That goes for major economies everywhere, making China an intriguing proxy for where global trends are heading. “Chinese economic and interest rate cycles often diverge from major global markets because of its domestically oriented economy and independent monetary policy,” Haefele says.

That, he notes, means Chinese assets offer diversification benefits for global investors beyond the obvious.

Given China’s eventual FTSE 5.25% weighting – or roughly $3.6 billion per month – HSBC predicts about $130 billion in inflows could be expected. This, notes portfolio manager Binay Chandgothia at Principal Global Investors, will “pull up the index yield a bit.”

It’s hard to say the same about aging Japan. In fact, one even has to question Tokyo’s stated role model here. London is no longer the place of Tokyo’s imagination that it was in 2016, when Koike became Tokyo’s first female leader. That was also the year she ordered up a 15-member blue-ribbon commission to plot Tokyo’s course back to financial domination.

Brexit is challenging ideas about London’s own financial center street cred. But something else has also changed in Asia since then, a political earthquake Tokyo thinks is working to its advantage: China’s clampdown on Hong Kong.

In October 2020, Koike’s metropolitan government stepped up efforts to capitalize on Hong Kong’s uncertainty. “The environment surrounding global finance continues to change dramatically,” Koike said at the time. “We’ll step up our efforts to win the tough competition with other cities.”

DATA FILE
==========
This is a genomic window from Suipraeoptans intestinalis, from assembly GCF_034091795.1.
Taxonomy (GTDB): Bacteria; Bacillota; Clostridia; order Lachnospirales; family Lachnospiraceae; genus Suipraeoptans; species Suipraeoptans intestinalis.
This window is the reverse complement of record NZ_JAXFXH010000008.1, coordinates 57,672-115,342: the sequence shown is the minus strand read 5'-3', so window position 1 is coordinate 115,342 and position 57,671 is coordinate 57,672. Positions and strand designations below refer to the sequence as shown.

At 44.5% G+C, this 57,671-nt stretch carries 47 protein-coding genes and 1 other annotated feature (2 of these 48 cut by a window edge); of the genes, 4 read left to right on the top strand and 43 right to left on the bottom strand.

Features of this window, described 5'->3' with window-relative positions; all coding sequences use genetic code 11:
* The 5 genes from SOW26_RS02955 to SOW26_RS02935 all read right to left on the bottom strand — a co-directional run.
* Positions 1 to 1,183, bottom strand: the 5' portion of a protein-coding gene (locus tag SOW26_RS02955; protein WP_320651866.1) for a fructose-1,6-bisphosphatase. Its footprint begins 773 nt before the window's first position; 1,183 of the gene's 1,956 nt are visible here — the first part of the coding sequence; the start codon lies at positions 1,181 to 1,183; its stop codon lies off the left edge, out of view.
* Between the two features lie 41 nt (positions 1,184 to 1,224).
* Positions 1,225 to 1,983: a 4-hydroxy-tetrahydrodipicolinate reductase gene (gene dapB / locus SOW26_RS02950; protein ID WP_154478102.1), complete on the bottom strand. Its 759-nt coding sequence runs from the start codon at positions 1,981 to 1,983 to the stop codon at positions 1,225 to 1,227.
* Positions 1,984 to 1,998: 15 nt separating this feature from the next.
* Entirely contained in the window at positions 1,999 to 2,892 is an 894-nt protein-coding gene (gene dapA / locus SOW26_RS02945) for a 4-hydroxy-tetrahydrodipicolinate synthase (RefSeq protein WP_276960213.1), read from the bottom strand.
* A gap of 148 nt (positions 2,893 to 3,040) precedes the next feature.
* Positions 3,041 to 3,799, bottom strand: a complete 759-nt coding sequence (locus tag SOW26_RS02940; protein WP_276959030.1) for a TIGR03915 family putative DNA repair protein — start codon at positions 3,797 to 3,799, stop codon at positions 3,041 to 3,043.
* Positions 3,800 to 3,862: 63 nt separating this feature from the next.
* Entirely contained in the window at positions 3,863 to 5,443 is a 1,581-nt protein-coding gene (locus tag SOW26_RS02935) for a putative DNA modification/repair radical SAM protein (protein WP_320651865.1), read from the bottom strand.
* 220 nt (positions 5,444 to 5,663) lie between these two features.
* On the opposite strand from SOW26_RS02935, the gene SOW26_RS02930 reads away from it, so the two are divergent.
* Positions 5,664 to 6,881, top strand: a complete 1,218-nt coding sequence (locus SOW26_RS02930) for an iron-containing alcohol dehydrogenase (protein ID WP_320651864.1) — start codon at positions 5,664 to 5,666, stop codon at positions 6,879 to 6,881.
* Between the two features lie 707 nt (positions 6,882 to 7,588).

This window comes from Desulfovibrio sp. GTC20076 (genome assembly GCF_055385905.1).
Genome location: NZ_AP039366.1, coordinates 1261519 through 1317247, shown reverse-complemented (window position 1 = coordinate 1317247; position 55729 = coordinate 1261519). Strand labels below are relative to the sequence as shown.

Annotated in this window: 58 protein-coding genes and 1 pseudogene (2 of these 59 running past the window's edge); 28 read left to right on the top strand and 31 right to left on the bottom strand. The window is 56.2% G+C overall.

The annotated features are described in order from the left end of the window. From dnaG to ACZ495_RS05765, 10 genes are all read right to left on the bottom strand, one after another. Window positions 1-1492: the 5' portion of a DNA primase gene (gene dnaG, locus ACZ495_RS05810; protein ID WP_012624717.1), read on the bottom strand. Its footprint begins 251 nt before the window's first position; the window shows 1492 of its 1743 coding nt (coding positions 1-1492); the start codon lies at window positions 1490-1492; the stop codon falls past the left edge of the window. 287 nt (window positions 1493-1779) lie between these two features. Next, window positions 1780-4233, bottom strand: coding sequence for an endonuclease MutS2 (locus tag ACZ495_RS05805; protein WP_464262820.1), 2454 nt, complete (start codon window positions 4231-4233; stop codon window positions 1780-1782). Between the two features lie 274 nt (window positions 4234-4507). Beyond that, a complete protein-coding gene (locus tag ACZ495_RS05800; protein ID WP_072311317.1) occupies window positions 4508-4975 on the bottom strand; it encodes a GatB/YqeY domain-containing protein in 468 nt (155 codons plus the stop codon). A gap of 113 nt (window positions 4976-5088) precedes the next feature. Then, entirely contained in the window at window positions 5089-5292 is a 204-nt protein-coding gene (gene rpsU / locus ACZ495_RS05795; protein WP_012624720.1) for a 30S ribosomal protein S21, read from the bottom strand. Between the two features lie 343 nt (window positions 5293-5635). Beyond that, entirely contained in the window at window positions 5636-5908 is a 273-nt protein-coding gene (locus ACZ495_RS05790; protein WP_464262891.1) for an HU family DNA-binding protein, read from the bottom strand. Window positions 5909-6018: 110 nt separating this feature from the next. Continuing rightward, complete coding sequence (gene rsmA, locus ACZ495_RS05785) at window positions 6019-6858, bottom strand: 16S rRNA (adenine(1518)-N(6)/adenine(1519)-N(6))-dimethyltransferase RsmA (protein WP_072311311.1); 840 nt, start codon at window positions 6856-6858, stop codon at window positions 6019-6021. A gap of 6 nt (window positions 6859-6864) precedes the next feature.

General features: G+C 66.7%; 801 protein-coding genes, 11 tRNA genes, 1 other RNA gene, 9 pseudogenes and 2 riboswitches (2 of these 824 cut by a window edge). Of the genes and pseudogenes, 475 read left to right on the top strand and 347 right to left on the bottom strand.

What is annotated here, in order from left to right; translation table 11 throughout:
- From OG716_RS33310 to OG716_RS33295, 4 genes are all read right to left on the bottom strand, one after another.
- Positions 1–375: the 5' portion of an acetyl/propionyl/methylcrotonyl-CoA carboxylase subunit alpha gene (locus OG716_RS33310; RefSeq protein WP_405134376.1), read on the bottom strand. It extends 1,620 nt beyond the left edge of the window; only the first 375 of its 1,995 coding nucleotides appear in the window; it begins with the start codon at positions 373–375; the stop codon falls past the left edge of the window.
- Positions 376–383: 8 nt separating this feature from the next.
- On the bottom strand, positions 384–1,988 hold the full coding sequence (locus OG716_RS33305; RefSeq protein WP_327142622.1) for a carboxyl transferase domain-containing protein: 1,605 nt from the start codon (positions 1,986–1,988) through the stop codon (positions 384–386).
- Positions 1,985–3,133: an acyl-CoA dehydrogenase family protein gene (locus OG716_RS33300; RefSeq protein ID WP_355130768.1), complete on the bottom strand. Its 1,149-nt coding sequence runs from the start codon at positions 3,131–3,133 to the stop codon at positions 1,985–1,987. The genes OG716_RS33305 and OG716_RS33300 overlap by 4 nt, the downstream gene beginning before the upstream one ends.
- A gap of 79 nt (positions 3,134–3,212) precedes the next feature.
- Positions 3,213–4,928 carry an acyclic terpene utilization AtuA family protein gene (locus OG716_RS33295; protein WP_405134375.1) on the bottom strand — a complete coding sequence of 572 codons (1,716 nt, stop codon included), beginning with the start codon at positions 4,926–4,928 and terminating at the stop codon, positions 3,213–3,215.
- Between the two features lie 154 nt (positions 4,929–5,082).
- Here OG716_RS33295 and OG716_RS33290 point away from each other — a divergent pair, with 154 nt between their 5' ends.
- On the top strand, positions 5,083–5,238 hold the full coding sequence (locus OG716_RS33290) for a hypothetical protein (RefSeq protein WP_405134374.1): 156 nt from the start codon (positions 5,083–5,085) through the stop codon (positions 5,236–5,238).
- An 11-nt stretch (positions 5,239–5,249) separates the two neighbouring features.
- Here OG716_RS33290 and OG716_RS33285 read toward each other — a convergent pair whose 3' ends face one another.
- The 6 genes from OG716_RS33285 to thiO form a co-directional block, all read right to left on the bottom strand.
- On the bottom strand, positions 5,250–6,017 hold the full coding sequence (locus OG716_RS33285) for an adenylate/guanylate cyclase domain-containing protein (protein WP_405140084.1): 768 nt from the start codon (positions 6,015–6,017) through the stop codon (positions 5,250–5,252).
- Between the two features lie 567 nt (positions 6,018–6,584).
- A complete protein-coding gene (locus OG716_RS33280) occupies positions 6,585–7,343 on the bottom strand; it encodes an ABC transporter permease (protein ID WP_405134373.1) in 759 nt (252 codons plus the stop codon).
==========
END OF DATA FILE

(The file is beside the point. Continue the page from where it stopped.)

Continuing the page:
She added that now is the “last chance” to realize Tokyo’s financial hub vision.

An electric board shows the Nikkei Stock Average price hitting higher than 30,000 for the first time in 30 years in Tokyo earlier this year. Photo: AFP / The Yomiuri Shimbun

Targeting Hong Kong

The Tokyo Metropolitan Government even set up an office in Hong Kong to advise entrepreneurs mulling a move to the Japanese capital. The pitch includes covering three months’ rent for any foreign company that might set up offices in the city. It aims to find space in Tokyo for overseas firms from November.

Trouble is, these same ideas – and language – seem plucked from 2008, when it launched its first big effort to wrestle away some of Hong Kong’s regional market share. The government of then-prime minister Yasuo Fukuda devised a seemingly ambitious plan to poach IPOs, investment banks, trading volume and top talent away from Hong Kong and Singapore.

Zero came of the push, though. Thirteen years on, Tokyo remains beset with prohibitively high taxes, a still-daunting language barrier and a labyrinthine bureaucracy that continue to stymie Japan’s finance hub dreams.

Japan, of course, has all the raw materials to have Shanghai, Hong Kong and New York looking over their shoulders. Yet Tokyo continues to forget the basics.

Corporate taxes alone continue to repel global capital. Though Suga’s predecessor Shinzo Abe cut levies, Japan’s 30.62% rate is still a galaxy away from Hong Kong and Singapore.

The top income tax rate of 55% is another major red flag for foreign chieftains and investors. So is Japan’s stubborn inclination to treat capital gains as income, unlike Singapore or Taiwan.

High costs are another hurdle. Though Hong Kong rents have surpassed Tokyo’s, neither the metropolitan government nor the national one is offering longer-term subsidies, creating special enterprise zone-like havens for startups or provide more regulatory alerts or prospectuses in English.

Or even to prod Japan Inc’s biggest names to raise websites to international standards.